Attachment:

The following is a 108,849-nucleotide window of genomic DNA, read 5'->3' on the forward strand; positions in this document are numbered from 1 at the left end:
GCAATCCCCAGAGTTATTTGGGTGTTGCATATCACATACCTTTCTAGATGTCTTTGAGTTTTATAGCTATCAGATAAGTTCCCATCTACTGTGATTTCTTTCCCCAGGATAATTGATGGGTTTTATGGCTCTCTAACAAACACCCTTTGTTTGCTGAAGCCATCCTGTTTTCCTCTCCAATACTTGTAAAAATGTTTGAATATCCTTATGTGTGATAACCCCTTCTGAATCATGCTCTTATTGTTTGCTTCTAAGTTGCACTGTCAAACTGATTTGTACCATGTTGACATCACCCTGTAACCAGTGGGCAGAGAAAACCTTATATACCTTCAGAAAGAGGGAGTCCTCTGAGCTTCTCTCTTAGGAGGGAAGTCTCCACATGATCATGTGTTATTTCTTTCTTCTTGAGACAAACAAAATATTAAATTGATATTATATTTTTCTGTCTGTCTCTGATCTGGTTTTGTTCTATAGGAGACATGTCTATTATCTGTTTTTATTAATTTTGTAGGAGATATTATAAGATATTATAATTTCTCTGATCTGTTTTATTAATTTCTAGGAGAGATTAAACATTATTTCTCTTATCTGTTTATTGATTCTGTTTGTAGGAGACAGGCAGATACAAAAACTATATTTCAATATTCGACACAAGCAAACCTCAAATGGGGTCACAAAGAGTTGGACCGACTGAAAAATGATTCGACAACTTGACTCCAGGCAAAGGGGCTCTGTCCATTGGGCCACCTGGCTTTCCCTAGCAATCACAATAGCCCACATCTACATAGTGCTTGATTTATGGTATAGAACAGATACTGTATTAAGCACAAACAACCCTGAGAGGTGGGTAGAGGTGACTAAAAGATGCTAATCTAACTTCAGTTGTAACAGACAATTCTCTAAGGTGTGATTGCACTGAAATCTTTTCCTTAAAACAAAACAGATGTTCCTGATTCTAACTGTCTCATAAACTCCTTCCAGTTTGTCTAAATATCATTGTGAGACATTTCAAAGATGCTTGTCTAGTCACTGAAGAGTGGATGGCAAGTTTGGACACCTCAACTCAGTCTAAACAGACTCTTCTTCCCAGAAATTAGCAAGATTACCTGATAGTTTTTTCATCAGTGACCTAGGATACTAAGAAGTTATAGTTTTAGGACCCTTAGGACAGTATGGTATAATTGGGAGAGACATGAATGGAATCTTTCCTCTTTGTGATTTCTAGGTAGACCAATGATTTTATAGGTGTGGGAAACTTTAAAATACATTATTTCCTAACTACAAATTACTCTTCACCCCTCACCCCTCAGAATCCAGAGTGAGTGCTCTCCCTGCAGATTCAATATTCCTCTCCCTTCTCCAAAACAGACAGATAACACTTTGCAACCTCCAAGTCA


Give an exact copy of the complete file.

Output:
The following is a 108,849-nucleotide window of genomic DNA, read 5'->3' on the forward strand; positions in this document are numbered from 1 at the left end:
GCAATCCCCAGAGTTATTTGGGTGTTGCATATCACATACCTTTCTAGATGTCTTTGAGTTTTATAGCTATCAGATAAGTTCCCATCTACTGTGATTTCTTTCCCCAGGATAATTGATGGGTTTTATGGCTCTCTAACAAACACCCTTTGTTTGCTGAAGCCATCCTGTTTTCCTCTCCAATACTTGTAAAAATGTTTGAATATCCTTATGTGTGATAACCCCTTCTGAATCATGCTCTTATTGTTTGCTTCTAAGTTGCACTGTCAAACTGATTTGTACCATGTTGACATCACCCTGTAACCAGTGGGCAGAGAAAACCTTATATACCTTCAGAAAGAGGGAGTCCTCTGAGCTTCTCTCTTAGGAGGGAAGTCTCCACATGATCATGTGTTATTTCTTTCTTCTTGAGACAAACAAAATATTAAATTGATATTATATTTTTCTGTCTGTCTCTGATCTGGTTTTGTTCTATAGGAGACATGTCTATTATCTGTTTTTATTAATTTTGTAGGAGATATTATAAGATATTATAATTTCTCTGATCTGTTTTATTAATTTCTAGGAGAGATTAAACATTATTTCTCTTATCTGTTTATTGATTCTGTTTGTAGGAGACAGGCAGATACAAAAACTATATTTCAATATTCGACACAAGCAAACCTCAAATGGGGTCACAAAGAGTTGGACCGACTGAAAAATGATTCGACAACTTGACTCCAGGCAAAGGGGCTCTGTCCATTGGGCCACCTGGCTTTCCCTAGCAATCACAATAGCCCACATCTACATAGTGCTTGATTTATGGTATAGAACAGATACTGTATTAAGCACAAACAACCCTGAGAGGTGGGTAGAGGTGACTAAAAGATGCTAATCTAACTTCAGTTGTAACAGACAATTCTCTAAGGTGTGATTGCACTGAAATCTTTTCCTTAAAACAAAACAGATGTTCCTGATTCTAACTGTCTCATAAACTCCTTCCAGTTTGTCTAAATATCATTGTGAGACATTTCAAAGATGCTTGTCTAGTCACTGAAGAGTGGATGGCAAGTTTGGACACCTCAACTCAGTCTAAACAGACTCTTCTTCCCAGAAATTAGCAAGATTACCTGATAGTTTTTTCATCAGTGACCTAGGATACTAAGAAGTTATAGTTTTAGGACCCTTAGGACAGTATGGTATAATTGGGAGAGACATGAATGGAATCTTTCCTCTTTGTGATTTCTAGGTAGACCAATGATTTTATAGGTGTGGGAAACTTTAAAATACATTATTTCCTAACTACAAATTACTCTTCACCCCTCACCCCTCAGAATCCAGAGTGAGTGCTCTCCCTGCAGATTCAATATTCCTCTCCCTTCTCCAAAACAGACAGATAACACTTTGCAACCTCCAAGTCA